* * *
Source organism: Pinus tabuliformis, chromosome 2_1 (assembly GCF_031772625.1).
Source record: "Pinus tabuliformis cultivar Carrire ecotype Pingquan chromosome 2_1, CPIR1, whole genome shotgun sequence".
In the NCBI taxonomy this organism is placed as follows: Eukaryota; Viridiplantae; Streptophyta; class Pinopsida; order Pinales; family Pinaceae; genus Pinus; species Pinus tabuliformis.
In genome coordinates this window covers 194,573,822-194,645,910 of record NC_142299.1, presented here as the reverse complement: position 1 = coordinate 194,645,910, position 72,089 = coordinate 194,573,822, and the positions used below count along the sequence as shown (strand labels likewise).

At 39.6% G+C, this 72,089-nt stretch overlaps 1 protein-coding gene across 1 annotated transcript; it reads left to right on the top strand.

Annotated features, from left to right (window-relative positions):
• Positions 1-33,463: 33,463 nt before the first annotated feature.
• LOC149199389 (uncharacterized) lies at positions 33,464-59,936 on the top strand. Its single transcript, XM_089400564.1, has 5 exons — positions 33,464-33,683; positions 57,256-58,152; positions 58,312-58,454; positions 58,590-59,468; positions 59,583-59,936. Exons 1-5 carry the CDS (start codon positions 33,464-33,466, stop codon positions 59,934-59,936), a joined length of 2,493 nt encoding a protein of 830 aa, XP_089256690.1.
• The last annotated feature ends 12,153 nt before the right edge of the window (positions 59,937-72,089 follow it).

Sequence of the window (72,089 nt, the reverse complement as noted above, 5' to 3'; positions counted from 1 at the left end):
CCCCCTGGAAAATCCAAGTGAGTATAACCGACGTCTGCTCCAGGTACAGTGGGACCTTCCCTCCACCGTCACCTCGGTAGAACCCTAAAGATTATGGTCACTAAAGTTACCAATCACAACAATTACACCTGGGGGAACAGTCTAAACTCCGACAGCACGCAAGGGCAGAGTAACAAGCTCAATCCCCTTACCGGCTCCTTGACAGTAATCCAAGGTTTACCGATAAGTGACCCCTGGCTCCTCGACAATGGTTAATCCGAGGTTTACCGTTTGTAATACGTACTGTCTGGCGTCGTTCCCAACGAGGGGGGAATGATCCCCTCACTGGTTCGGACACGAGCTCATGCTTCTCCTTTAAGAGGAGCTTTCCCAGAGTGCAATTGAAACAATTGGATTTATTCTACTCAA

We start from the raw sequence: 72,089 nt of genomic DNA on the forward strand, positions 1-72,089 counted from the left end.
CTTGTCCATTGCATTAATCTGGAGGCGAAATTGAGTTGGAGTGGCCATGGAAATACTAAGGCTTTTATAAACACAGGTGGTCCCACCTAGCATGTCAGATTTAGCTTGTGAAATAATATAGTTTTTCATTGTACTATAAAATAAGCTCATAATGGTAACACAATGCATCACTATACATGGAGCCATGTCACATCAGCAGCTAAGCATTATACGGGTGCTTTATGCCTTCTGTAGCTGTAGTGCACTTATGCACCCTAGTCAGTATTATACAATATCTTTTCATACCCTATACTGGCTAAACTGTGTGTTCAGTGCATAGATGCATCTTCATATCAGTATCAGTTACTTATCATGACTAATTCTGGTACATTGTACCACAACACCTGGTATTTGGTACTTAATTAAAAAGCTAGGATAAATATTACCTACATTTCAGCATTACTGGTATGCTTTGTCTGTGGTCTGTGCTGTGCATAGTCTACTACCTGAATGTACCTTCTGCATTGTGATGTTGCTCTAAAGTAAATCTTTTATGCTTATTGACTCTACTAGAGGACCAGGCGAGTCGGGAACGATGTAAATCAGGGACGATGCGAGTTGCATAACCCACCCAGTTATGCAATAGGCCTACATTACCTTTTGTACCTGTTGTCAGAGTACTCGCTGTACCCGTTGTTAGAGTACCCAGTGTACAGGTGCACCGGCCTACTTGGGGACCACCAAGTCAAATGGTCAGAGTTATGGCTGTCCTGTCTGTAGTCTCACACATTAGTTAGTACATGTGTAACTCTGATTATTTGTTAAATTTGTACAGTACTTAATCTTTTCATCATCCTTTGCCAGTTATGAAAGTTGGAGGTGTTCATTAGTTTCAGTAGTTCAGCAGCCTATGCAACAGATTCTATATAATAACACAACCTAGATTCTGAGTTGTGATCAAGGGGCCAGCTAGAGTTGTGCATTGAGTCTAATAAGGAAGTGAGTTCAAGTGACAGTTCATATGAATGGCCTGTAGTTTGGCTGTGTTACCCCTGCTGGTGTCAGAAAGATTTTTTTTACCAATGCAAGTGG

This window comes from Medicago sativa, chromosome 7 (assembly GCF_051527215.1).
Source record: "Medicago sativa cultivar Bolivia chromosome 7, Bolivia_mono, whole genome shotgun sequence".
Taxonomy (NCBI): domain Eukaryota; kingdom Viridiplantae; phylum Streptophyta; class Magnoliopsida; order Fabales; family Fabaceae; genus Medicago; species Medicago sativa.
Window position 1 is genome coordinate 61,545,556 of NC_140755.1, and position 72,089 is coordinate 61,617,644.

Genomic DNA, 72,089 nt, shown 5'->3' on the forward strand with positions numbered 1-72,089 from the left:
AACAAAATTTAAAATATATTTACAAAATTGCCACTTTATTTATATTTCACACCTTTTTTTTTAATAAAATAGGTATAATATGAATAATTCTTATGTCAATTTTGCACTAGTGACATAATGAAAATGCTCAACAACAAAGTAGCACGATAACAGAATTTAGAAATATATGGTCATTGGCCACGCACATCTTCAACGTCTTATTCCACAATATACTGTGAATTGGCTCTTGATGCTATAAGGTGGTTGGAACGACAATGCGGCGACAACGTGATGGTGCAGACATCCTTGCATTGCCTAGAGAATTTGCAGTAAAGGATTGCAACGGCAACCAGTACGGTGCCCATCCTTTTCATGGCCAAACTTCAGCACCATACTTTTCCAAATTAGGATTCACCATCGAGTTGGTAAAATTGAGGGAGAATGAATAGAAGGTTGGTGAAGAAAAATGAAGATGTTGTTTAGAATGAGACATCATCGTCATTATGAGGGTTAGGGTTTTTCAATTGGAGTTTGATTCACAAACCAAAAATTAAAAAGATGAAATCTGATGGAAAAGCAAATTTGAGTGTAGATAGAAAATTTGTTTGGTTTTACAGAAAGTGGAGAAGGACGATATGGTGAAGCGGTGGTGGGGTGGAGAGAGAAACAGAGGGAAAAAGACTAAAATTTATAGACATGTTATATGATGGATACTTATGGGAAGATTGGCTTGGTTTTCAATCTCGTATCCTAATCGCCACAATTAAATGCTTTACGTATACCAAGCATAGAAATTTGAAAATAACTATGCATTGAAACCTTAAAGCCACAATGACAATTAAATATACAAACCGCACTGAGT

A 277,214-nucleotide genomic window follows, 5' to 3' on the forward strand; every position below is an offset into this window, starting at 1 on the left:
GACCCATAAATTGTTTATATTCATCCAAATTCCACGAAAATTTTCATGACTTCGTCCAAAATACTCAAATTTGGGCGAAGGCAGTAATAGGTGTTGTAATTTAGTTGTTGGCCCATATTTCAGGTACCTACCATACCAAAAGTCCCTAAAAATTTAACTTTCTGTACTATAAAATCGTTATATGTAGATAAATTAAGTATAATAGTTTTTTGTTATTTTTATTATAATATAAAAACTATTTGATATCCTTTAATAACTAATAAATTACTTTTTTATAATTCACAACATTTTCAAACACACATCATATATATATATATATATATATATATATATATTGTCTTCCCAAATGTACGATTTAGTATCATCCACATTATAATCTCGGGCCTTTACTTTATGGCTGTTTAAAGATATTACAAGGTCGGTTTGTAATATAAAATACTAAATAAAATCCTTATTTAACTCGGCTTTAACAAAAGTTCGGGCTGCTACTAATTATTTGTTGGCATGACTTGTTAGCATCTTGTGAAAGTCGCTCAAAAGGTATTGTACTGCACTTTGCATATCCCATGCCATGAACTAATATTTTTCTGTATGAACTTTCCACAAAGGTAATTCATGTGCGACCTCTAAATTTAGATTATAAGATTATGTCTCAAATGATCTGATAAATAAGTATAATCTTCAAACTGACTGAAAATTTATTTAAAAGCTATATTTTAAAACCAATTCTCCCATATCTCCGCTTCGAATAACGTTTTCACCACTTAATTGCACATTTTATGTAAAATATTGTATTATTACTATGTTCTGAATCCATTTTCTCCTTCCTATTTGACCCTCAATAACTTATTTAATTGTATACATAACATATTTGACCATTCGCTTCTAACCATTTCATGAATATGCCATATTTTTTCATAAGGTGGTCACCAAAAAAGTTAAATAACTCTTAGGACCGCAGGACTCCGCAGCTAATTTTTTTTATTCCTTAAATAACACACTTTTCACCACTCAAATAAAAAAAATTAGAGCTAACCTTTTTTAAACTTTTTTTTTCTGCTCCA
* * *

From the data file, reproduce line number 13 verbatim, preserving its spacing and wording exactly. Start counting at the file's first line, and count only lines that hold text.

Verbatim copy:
CTTGTCCATTGCATTAATCTGGAGGCGAAATTGAGTTGGAGTGGCCATGGAAATACTAAGGCTTTTATAAACACAGGTGGTCCCACCTAGCATGTCAGATTTAGCTTGTGAAATAATATAGTTTTTCATTGTACTATAAAATAAGCTCATAATGGTAACACAATGCATCACTATACATGGAGCCATGTCACATCAGCAGCTAAGCATTATACGGGTGCTTTATGCCTTCTGTAGCTGTAGTGCACTTATGCACCCTAGTCAGTATTATACAATATCTTTTCATACCCTATACTGGCTAAACTGTGTGTTCAGTGCATAGATGCATCTTCATATCAGTATCAGTTACTTATCATGACTAATTCTGGTACATTGTACCACAACACCTGGTATTTGGTACTTAATTAAAAAGCTAGGATAAATATTACCTACATTTCAGCATTACTGGTATGCTTTGTCTGTGGTCTGTGCTGTGCATAGTCTACTACCTGAATGTACCTTCTGCATTGTGATGTTGCTCTAAAGTAAATCTTTTATGCTTATTGACTCTACTAGAGGACCAGGCGAGTCGGGAACGATGTAAATCAGGGACGATGCGAGTTGCATAACCCACCCAGTTATGCAATAGGCCTACATTACCTTTTGTACCTGTTGTCAGAGTACTCGCTGTACCCGTTGTTAGAGTACCCAGTGTACAGGTGCACCGGCCTACTTGGGGACCACCAAGTCAAATGGTCAGAGTTATGGCTGTCCTGTCTGTAGTCTCACACATTAGTTAGTACATGTGTAACTCTGATTATTTGTTAAATTTGTACAGTACTTAATCTTTTCATCATCCTTTGCCAGTTATGAAAGTTGGAGGTGTTCATTAGTTTCAGTAGTTCAGCAGCCTATGCAACAGATTCTATATAATAACACAACCTAGATTCTGAGTTGTGATCAAGGGGCCAGCTAGAGTTGTGCATTGAGTCTAATAAGGAAGTGAGTTCAAGTGACAGTTCATATGAATGGCCTGTAGTTTGGCTGTGTTACCCCTGCTGGTGTCAGAAAGATTTTTTTTACCAATGCAAGTGG